The Shrunken Sea

Planet Earth

The Aral Sea Is Disappearing—and With It, the Identity of a Nation

By Jack Shenker


Abandoned fishing ships near the former shoreline of the Aral Sea.
© Photos: Jason Larkin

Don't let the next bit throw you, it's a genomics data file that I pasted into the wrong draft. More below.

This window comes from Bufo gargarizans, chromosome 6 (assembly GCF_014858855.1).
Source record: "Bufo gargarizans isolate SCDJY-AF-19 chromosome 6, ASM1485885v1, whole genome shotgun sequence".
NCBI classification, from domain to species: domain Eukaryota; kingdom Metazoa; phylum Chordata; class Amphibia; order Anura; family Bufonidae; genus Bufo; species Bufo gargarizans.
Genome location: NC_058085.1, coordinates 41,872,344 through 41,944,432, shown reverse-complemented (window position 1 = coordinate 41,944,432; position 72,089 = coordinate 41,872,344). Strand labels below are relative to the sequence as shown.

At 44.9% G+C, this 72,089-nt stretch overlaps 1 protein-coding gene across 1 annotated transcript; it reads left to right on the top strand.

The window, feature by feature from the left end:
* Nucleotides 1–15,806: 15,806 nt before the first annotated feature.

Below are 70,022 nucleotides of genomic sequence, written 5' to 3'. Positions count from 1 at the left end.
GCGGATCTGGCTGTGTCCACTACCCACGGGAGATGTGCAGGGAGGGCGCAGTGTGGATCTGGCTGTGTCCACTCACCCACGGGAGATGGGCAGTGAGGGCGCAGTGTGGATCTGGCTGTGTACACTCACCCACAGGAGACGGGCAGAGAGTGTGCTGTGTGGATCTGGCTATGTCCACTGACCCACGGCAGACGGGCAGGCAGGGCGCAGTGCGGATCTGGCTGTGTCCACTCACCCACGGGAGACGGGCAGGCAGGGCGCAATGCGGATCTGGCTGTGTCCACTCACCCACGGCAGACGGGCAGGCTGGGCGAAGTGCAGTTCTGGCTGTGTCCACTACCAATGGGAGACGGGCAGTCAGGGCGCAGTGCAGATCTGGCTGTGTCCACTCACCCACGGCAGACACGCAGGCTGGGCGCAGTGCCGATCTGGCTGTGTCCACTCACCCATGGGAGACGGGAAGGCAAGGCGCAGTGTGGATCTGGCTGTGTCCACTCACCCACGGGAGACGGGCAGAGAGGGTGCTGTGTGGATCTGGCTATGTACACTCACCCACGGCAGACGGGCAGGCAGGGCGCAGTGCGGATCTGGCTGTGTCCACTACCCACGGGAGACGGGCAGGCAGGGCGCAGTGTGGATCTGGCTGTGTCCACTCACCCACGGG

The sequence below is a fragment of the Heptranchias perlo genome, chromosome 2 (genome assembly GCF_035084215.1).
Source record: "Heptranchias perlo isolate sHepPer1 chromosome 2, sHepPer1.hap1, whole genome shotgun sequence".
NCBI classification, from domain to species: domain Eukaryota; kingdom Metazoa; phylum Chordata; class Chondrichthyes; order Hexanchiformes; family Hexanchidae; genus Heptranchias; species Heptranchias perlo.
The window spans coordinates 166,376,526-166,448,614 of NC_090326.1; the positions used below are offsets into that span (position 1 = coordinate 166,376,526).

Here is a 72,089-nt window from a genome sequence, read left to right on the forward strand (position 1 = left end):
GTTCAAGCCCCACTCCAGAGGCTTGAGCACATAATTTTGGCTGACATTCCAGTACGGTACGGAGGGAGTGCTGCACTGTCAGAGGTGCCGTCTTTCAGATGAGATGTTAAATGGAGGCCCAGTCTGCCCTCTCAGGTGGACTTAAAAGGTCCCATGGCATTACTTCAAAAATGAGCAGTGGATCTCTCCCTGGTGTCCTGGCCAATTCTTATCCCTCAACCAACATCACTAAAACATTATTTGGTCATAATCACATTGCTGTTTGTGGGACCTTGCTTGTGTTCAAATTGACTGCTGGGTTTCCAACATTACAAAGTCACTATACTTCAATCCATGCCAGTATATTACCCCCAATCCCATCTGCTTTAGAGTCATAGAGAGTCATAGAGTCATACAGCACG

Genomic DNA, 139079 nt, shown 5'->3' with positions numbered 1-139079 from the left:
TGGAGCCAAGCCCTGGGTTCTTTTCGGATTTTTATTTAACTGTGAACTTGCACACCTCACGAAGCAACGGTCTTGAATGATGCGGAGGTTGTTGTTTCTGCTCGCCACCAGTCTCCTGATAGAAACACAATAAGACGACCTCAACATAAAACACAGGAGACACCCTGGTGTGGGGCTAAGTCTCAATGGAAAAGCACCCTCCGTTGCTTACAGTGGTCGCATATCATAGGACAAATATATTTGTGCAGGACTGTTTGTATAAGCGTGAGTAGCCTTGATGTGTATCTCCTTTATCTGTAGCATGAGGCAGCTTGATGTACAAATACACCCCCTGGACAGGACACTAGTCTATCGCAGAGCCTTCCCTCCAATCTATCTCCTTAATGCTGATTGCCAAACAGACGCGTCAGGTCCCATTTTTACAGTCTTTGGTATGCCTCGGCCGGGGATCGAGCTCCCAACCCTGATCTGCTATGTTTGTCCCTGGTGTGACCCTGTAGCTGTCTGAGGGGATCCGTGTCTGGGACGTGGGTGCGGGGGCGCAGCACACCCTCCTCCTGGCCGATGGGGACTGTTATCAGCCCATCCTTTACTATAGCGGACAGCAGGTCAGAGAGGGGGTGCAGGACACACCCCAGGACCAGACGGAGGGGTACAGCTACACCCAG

No one knows exactly how many have left Karakalpakstan, a former Soviet Republic nestled deep within the ruler-straight lines and flamboyant squiggles that make up the map of Central Asia, now under the custody of Uzbekistan. Official figures put it at over 50,000 in the last 10 years alone—roughly 10% of the population—and this figure doesn’t include the people inside smugglers’ vans, the human cargo who pay around $500 each to obtain falsified passports from government officials before slipping out under the radar of the authorities, voyaging towards Kazakhstan or Turkmenistan in search of a new life. But although the numbers remain disputed, the reasons for the exodus are clear. Karakalpakstan is the site of what scientists have called the largest man-made ecological disaster of the 20th century, a climate catastrophe so severe that it has devastated the economy, health and community fabric of an entire society. Locals simply know it as the Aral Ten’iz—a sea which fled its shores ...

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